Every once in a while I like to grab my notebook and pen and take a moment to watch the end credits of a movie or show that I was watching. It’s a great way to get some names you’ve never heard before, since most are international productions, or have more common names but with a unique spelling. For example, the end credits of WandaVision gave me Neraida, Khodai, Mayes, Vasilios, Tanis, Gaëtan, Nicanor, Solan, Phen, Inzinna and Praveen.

Last names as first names

Something I’ve noticed is that surnames usually make amazing first names, especially for a fantasy setting. In my job we always ask the surnames of our clients to put into the system, and I’ve taken a lot of amazing names from there already. Especially if it’s from a culture that is not your own, the last names work amazing. For example, Janssen is a very common Dutch last name, but in America Jensen is used as a first name. Some other ideas: Aarden (Dutch), Darzi (Persian), Solak (Turkish), Melnyk (Ukranian) and a few of the names from the End Credits-list are also surnames!

Name generators

There are many (fantasy) name generators online, which are a great resource for finding names. I use them often, and if I see a name that I like, but doesn’t fit the character I’m currently searching for, it goes on a list! By far the best and most extensive one is Fantasy Name Generators. Not only do they have names for *everything* – from magical swords to drugs to cyberpunk cities – they have everything sorted in a way that it’s super easy to navigate. And the more you use it, the more trees get planted! How amazing is that?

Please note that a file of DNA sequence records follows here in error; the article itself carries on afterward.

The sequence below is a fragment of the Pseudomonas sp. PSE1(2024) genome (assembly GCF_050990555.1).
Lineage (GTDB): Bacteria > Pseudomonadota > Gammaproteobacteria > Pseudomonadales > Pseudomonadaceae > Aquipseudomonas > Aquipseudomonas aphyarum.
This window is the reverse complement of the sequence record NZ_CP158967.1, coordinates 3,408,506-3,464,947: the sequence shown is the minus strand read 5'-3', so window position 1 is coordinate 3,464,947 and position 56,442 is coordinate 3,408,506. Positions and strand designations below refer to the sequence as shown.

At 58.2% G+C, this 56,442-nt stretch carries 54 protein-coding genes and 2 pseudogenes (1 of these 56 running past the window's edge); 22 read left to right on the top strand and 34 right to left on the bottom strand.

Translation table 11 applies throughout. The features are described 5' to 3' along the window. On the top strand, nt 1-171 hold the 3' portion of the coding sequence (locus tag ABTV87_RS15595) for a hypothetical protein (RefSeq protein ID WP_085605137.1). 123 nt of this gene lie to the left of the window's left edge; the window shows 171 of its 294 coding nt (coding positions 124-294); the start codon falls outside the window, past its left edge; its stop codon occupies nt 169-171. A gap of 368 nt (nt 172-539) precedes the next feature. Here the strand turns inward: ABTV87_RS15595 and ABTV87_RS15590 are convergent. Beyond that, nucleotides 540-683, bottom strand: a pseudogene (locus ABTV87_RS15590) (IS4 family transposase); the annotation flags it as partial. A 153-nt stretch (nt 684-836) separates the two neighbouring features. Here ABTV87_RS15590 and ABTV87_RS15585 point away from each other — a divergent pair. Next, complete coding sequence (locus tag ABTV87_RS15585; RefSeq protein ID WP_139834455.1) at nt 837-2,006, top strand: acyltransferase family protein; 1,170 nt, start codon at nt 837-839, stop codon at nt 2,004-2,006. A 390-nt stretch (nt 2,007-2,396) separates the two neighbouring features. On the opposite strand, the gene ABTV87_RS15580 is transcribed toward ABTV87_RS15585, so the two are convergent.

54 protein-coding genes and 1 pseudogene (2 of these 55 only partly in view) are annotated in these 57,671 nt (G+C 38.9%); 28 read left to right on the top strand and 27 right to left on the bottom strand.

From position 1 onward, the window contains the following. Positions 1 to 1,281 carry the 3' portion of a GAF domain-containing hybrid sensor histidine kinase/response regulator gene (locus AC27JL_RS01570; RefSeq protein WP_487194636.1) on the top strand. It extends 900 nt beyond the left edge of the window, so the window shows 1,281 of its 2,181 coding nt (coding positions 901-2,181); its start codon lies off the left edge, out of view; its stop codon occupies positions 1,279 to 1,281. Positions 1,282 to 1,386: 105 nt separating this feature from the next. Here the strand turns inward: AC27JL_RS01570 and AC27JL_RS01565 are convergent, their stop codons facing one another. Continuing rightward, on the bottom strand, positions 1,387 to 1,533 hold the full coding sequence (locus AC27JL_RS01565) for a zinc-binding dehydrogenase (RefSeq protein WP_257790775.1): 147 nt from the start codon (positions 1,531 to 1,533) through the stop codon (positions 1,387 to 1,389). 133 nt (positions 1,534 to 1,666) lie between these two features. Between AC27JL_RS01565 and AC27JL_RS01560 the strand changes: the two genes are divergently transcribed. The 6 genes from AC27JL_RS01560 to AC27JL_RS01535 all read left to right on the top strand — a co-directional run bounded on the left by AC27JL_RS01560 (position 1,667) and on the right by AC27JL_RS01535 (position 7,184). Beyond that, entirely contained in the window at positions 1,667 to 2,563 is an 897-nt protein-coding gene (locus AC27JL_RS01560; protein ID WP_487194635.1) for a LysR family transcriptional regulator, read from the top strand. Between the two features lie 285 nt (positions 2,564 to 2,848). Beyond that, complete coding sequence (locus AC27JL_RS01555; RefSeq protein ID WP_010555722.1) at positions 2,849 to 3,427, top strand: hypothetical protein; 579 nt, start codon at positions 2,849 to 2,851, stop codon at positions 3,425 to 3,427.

(Baby) Name sites

(Baby) name sites are also an amazing resource. Most let you search by gender, cultural origin, or theme. My favourite for this is Behind the Name and their sister pages Behind the Surname and Behind the Place Name. Often names from a different culture work amazingly for your fantasy setting. They are names you don’t hear often, which means they won’t look out of place. Also, they make great bases for forging your own names.

Graveyards and obituaries